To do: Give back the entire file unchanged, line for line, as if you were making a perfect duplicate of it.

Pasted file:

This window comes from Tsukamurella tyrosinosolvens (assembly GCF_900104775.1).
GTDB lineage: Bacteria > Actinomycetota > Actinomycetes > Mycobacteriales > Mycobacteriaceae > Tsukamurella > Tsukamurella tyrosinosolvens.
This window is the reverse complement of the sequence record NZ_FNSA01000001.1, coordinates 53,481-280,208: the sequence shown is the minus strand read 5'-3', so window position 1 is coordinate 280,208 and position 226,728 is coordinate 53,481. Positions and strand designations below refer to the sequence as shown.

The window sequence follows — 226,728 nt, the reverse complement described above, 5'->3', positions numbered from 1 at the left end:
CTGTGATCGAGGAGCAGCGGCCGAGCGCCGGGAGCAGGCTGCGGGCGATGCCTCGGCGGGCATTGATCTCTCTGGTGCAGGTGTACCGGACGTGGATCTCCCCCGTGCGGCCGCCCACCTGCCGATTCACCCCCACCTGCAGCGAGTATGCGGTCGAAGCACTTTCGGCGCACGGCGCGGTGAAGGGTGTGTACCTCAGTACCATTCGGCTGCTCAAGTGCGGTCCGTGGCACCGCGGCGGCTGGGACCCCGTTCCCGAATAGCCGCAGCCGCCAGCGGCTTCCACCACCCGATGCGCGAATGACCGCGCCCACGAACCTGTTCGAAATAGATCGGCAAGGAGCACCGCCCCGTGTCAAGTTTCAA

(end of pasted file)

This window comes from Tsukamurella tyrosinosolvens (assembly GCF_900104775.1).
GTDB lineage: Bacteria > Actinomycetota > Actinomycetes > Mycobacteriales > Mycobacteriaceae > Tsukamurella > Tsukamurella tyrosinosolvens.
This window is the reverse complement of the sequence record NZ_FNSA01000001.1, coordinates 53,481-280,208: the sequence shown is the minus strand read 5'-3', so window position 1 is coordinate 280,208 and position 226,728 is coordinate 53,481. Positions and strand designations below refer to the sequence as shown.

The window sequence follows — 226,728 nt, the reverse complement described above, 5'->3', positions numbered from 1 at the left end:
CTGTGATCGAGGAGCAGCGGCCGAGCGCCGGGAGCAGGCTGCGGGCGATGCCTCGGCGGGCATTGATCTCTCTGGTGCAGGTGTACCGGACGTGGATCTCCCCCGTGCGGCCGCCCACCTGCCGATTCACCCCCACCTGCAGCGAGTATGCGGTCGAAGCACTTTCGGCGCACGGCGCGGTGAAGGGTGTGTACCTCAGTACCATTCGGCTGCTCAAGTGCGGTCCGTGGCACCGCGGCGGCTGGGACCCCGTTCCCGAATAGCCGCAGCCGCCAGCGGCTTCCACCACCCGATGCGCGAATGACCGCGCCCACGAACCTGTTCGAAATAGATCGGCAAGGAGCACCGCCCCGTGTCAAGTTTCAA